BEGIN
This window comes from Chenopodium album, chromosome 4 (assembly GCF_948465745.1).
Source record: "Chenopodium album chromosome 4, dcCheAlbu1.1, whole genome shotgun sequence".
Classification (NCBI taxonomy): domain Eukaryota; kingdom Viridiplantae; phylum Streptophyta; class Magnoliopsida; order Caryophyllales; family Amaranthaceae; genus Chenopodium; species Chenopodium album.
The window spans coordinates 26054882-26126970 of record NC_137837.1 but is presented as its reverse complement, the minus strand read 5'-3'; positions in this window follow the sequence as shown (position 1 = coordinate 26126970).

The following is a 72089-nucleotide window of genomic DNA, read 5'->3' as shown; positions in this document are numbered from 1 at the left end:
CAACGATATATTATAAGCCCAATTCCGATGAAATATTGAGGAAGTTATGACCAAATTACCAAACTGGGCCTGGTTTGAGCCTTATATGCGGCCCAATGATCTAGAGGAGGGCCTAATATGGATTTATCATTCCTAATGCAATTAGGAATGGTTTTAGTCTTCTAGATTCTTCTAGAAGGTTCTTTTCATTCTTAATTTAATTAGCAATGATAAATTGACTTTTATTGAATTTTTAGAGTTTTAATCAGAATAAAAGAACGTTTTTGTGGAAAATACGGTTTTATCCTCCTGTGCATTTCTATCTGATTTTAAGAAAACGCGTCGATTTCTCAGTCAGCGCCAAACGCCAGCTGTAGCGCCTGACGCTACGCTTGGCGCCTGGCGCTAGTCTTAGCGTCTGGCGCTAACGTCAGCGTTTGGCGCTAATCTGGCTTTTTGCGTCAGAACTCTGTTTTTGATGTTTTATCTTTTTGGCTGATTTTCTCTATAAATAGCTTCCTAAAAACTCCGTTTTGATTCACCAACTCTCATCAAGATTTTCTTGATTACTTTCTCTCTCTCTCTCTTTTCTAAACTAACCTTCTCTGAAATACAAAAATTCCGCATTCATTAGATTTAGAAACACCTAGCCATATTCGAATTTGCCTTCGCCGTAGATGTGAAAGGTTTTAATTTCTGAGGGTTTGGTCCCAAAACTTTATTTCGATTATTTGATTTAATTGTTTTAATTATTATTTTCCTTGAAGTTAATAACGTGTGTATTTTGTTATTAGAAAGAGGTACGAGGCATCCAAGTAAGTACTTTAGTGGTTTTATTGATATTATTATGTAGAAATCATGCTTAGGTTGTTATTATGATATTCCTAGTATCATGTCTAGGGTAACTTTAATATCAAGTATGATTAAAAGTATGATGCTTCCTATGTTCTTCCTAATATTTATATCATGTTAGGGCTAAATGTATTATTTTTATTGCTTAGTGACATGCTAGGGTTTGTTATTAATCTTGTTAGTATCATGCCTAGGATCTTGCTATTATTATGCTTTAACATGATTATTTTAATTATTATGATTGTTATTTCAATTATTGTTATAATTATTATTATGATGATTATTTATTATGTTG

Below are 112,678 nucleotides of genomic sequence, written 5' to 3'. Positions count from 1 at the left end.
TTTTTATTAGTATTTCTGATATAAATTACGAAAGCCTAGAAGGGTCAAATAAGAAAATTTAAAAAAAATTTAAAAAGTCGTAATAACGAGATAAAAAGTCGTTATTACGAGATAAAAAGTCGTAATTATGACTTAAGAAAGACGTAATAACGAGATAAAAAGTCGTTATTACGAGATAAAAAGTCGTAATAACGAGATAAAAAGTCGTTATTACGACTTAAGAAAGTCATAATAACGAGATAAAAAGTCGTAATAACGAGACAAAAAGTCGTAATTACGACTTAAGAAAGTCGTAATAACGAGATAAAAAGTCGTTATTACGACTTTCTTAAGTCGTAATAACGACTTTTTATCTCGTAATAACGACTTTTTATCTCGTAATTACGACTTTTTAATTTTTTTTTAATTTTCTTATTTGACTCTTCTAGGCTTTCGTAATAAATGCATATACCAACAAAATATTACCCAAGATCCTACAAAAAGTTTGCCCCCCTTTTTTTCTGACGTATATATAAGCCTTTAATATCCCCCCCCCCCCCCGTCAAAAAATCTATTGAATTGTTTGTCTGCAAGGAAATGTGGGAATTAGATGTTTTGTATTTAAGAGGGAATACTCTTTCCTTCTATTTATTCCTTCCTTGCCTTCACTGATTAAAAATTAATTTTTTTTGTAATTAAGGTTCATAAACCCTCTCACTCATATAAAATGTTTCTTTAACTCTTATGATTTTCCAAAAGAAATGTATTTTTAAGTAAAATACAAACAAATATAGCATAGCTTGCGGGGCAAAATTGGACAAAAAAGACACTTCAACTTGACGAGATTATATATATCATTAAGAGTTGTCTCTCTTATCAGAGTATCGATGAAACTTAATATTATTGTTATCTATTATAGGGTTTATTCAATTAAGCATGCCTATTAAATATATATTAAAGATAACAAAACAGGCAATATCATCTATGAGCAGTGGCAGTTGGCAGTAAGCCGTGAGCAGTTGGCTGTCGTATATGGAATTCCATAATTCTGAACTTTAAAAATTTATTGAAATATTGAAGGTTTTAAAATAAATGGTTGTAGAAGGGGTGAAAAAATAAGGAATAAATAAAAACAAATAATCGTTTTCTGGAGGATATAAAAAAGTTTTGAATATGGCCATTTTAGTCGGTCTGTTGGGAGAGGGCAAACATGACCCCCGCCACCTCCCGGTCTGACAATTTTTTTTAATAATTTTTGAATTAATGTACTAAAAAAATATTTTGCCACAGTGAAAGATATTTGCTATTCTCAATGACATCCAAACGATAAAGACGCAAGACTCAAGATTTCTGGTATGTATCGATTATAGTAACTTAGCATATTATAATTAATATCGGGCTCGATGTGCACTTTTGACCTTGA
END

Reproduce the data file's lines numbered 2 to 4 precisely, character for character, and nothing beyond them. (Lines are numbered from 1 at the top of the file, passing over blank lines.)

Source record: "Chenopodium album chromosome 4, dcCheAlbu1.1, whole genome shotgun sequence".
Classification (NCBI taxonomy): domain Eukaryota; kingdom Viridiplantae; phylum Streptophyta; class Magnoliopsida; order Caryophyllales; family Amaranthaceae; genus Chenopodium; species Chenopodium album.
The window spans coordinates 26054882-26126970 of record NC_137837.1 but is presented as its reverse complement, the minus strand read 5'-3'; positions in this window follow the sequence as shown (position 1 = coordinate 26126970).